Populations in all 46 counties in South Carolina are not strangers to deer. Whitetail deer in South Carolina are plentiful, and both home and business owners are well aware of the havoc these deer populations can wreak on your landscaping. For businesses, spending time and money to rebuild and avoid deer can be a real expense of energy and budget that can be inconvenient to undertake, but we at Carolina Services Landscaping have some pretty simple solutions for you. What many don’t know is that there are quite a few southern hardiness zone friendly and beautiful plants that deer naturally dislike, and these can provide a touch of beauty to your landscape the local whitetail aren’t like to ravage.
In highly populated and metropolitan areas, these deer may not be as plentiful as they are in the rural regions, but in truth, Carolina whitetail can find their way to your landscaping no matter where your business is located.
Butterfly weed has it all – it’s colorful, fragrant, drought resistant, low-maintenance, and a deer detractor. When planted in sunny areas around a business, butterfly weed requires little to no maintenance, and comes back year after year while left on its own. The butterfly weed also naturally attracts birds and butterflies, so it brings a lot of beauty to business common areas and walkways.
With plenty of built in heat resistance, Butterfly Weed also holds up well in Carolina summers. While other plants may wither and suffer during courses of hot weeks during the dog days of summer, the Butterfly Weed will stay happy, healthy, and colorful all throughout the season. In fact, the orange cluster flowers tend to burst forth and flourish all across the 3 foot tall and 2 foot wide plants during the hot summer months.
Mating season for deer is in the fall, and this means that whitetail populations in Carolina are commonly up and moving around as autumn sets in. For fall landscapes, this can be pretty tricky in keeping areas deer-safe, but chrysanthemums provide a really beautiful and easy solution. Chrysanthemums are one of the most common fall blooms, and in their wide range of colors, provide great pops of vivid beauty in red, pink, purple, yellow, orange, or maroon all over your sunny areas.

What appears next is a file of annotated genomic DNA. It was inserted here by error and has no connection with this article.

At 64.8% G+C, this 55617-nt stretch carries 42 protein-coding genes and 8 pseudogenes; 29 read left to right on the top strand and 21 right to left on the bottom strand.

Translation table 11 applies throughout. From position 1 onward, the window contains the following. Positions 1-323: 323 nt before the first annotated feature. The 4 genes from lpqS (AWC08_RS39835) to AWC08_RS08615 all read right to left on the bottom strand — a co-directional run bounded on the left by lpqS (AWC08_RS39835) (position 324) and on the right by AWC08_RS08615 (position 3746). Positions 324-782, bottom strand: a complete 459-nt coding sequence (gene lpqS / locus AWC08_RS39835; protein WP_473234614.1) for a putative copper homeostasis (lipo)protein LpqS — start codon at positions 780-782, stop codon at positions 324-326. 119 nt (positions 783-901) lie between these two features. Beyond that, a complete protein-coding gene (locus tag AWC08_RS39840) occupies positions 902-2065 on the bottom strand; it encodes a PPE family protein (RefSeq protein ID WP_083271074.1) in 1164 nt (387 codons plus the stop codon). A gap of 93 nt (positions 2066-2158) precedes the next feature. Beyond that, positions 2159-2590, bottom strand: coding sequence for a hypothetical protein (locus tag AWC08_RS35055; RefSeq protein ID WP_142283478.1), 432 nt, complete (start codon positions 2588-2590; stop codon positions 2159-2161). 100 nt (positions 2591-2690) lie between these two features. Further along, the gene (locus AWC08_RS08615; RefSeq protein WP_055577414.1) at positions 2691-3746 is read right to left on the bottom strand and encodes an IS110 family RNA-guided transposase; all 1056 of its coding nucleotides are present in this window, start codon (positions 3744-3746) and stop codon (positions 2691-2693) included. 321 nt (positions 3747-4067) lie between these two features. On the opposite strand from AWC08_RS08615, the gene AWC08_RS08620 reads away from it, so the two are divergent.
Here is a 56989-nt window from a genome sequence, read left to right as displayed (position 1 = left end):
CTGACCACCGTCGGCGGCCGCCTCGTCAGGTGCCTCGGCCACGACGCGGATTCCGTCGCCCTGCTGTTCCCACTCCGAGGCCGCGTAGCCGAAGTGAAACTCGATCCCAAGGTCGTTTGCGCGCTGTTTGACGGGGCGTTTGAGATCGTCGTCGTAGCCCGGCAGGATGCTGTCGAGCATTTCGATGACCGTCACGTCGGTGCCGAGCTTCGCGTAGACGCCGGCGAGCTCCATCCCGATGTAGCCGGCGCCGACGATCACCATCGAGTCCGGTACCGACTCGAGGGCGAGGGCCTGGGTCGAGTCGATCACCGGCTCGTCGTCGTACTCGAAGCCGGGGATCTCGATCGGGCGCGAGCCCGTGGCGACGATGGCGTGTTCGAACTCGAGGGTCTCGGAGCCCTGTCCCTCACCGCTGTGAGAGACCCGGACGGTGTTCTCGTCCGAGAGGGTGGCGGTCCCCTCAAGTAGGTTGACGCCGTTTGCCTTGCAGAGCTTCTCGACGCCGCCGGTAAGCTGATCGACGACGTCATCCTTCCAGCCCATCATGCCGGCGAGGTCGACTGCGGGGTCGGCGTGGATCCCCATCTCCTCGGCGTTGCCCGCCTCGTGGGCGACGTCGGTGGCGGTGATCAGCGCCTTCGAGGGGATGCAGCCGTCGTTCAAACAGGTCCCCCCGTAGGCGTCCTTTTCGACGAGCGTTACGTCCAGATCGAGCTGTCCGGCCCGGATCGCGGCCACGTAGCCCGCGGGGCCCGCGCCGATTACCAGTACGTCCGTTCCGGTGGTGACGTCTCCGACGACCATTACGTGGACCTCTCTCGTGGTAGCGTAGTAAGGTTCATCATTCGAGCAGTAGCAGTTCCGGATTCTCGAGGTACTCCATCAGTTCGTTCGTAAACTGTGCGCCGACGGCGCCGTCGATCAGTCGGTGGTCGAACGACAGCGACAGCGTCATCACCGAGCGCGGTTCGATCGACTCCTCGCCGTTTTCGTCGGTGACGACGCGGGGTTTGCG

The scent of chrysanthemum is what attracts many humans to the flower, but this is coincidentally what drives deer away from it. While deer forage during the fall, they’ll skip over your chrysanthemum blooms and opt for something else instead. Depending on the variety of chrysanthemum chosen, these plants can grow to be up to 4 feet high and equally wide.
If the area around your business is shadier than what a chrysanthemum or butterfly weed will allow, Epimedium may be just the attractive deer-detractor you’re looking for. Perfect for ground cover, these plants grow to be about 2 feet tall and equally wide, and grow deer-detracting flowers in a variety of vivid color. The blooms have a unique spiky shape and can be found in shades of white, red, orange, yellow, and pink, providing a really interesting look to your landscape that doesn’t require much sun and thrives in South Carolina hardiness zones 7 and 8.
Hens and Chicks
Another great pick for ground cover are hens and chicks, and while requiring full sun, these require very little else. In open ground areas that just need a little something extra, hens and chicks are aesthetically pleasing all throughout the year, and droughts have no effect on the short succulents. Whether it’s cool, hot, wet, or dry, the hens and chicks grow to 3 inches tall and 12 inches wide and beautifully cover all of the sunny ground throughout your business building area.
While fragrance-free, no one really knows exactly why deer tend to skip over hens and chicks, and many theorize it may have to do with a taste the hens and chicks have that the deer don’t particularly like.
New Zealand Flax
New Zealand Flax is a ground-cover plant that has just the size and drama to frame doorways and walkways. The plant can grow to up to 6 feet tall and equally wide, showing long dark leaves with an interesting color profile. When mixed with deer resistant flowers like butterfly weed, it brings an interesting visual to flowerbeds and common area plant displays.
Like hens and chicks, no definitive answer has been given as to why New Zealand flax seems to be a strong deer detractor, but this is a little more of a higher maintenance deer-resistant plant that requires regular moist soil unlike some of the other drought-friendly but not deer-friendly perennials.
We know how frustrating it can be to lose your landscaping to deer season after season, which is why we’re a landscaping contractor that keeps this frustration in mind. While these deer-detractors may not be completely deer-proof, they are proven to be not a favorite to the Carolina whitetail, which means that your landscaping will stand a chance even during the highly active autumn season.